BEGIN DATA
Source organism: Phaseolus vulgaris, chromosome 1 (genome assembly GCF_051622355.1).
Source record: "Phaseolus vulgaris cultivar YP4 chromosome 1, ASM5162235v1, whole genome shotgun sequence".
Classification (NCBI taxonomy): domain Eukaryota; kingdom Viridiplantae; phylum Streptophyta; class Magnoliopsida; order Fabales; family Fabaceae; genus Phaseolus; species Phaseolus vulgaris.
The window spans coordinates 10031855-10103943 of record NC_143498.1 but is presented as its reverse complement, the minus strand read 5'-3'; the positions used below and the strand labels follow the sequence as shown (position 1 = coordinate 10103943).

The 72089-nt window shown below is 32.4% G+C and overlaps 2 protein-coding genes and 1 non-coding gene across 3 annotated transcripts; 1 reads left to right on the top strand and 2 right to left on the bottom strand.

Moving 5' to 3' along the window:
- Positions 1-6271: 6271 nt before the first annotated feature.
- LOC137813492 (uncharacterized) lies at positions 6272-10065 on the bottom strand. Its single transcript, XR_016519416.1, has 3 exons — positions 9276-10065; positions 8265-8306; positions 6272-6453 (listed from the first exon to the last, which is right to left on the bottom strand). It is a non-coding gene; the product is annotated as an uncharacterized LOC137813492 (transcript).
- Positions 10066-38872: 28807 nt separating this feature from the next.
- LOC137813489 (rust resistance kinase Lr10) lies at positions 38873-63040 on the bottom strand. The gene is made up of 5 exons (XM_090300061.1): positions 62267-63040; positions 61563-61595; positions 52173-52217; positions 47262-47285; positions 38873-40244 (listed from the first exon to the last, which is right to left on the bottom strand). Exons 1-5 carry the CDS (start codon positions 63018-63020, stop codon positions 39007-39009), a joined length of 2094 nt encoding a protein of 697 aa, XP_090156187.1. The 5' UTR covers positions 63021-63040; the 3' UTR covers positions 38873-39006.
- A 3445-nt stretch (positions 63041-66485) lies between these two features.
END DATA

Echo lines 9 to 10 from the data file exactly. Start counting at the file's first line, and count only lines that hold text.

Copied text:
- Positions 10066-38872: 28807 nt separating this feature from the next.
- LOC137813489 (rust resistance kinase Lr10) lies at positions 38873-63040 on the bottom strand. The gene is made up of 5 exons (XM_090300061.1): positions 62267-63040; positions 61563-61595; positions 52173-52217; positions 47262-47285; positions 38873-40244 (listed from the first exon to the last, which is right to left on the bottom strand). Exons 1-5 carry the CDS (start codon positions 63018-63020, stop codon positions 39007-39009), a joined length of 2094 nt encoding a protein of 697 aa, XP_090156187.1. The 5' UTR covers positions 63021-63040; the 3' UTR covers positions 38873-39006.